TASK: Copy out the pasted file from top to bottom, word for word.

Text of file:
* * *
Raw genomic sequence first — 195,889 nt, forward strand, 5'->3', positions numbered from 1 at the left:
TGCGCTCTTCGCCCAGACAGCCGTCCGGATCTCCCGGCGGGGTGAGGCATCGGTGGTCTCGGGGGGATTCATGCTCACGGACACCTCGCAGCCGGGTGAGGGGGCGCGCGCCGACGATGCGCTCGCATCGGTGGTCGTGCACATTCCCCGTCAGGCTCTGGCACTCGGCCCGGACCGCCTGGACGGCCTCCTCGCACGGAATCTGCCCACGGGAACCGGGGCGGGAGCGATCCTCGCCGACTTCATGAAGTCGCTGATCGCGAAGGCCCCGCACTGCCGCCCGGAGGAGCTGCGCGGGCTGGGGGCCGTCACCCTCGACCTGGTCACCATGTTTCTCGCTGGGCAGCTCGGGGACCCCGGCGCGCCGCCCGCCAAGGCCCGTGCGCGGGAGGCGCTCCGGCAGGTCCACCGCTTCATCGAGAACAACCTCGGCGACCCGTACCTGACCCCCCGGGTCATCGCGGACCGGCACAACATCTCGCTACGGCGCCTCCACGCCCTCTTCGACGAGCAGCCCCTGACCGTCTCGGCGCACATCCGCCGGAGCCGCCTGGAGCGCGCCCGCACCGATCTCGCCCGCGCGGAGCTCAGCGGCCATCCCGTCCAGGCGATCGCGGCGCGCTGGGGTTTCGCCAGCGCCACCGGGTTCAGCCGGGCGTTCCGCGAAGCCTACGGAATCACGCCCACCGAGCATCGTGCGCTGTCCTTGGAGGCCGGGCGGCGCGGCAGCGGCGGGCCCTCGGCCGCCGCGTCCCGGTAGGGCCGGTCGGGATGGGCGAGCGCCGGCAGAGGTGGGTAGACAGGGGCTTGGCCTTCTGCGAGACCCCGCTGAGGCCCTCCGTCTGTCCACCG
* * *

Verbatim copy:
Raw genomic sequence first — 195,889 nt, forward strand, 5'->3', positions numbered from 1 at the left:
TGCGCTCTTCGCCCAGACAGCCGTCCGGATCTCCCGGCGGGGTGAGGCATCGGTGGTCTCGGGGGGATTCATGCTCACGGACACCTCGCAGCCGGGTGAGGGGGCGCGCGCCGACGATGCGCTCGCATCGGTGGTCGTGCACATTCCCCGTCAGGCTCTGGCACTCGGCCCGGACCGCCTGGACGGCCTCCTCGCACGGAATCTGCCCACGGGAACCGGGGCGGGAGCGATCCTCGCCGACTTCATGAAGTCGCTGATCGCGAAGGCCCCGCACTGCCGCCCGGAGGAGCTGCGCGGGCTGGGGGCCGTCACCCTCGACCTGGTCACCATGTTTCTCGCTGGGCAGCTCGGGGACCCCGGCGCGCCGCCCGCCAAGGCCCGTGCGCGGGAGGCGCTCCGGCAGGTCCACCGCTTCATCGAGAACAACCTCGGCGACCCGTACCTGACCCCCCGGGTCATCGCGGACCGGCACAACATCTCGCTACGGCGCCTCCACGCCCTCTTCGACGAGCAGCCCCTGACCGTCTCGGCGCACATCCGCCGGAGCCGCCTGGAGCGCGCCCGCACCGATCTCGCCCGCGCGGAGCTCAGCGGCCATCCCGTCCAGGCGATCGCGGCGCGCTGGGGTTTCGCCAGCGCCACCGGGTTCAGCCGGGCGTTCCGCGAAGCCTACGGAATCACGCCCACCGAGCATCGTGCGCTGTCCTTGGAGGCCGGGCGGCGCGGCAGCGGCGGGCCCTCGGCCGCCGCGTCCCGGTAGGGCCGGTCGGGATGGGCGAGCGCCGGCAGAGGTGGGTAGACAGGGGCTTGGCCTTCTGCGAGACCCCGCTGAGGCCCTCCGTCTGTCCACCG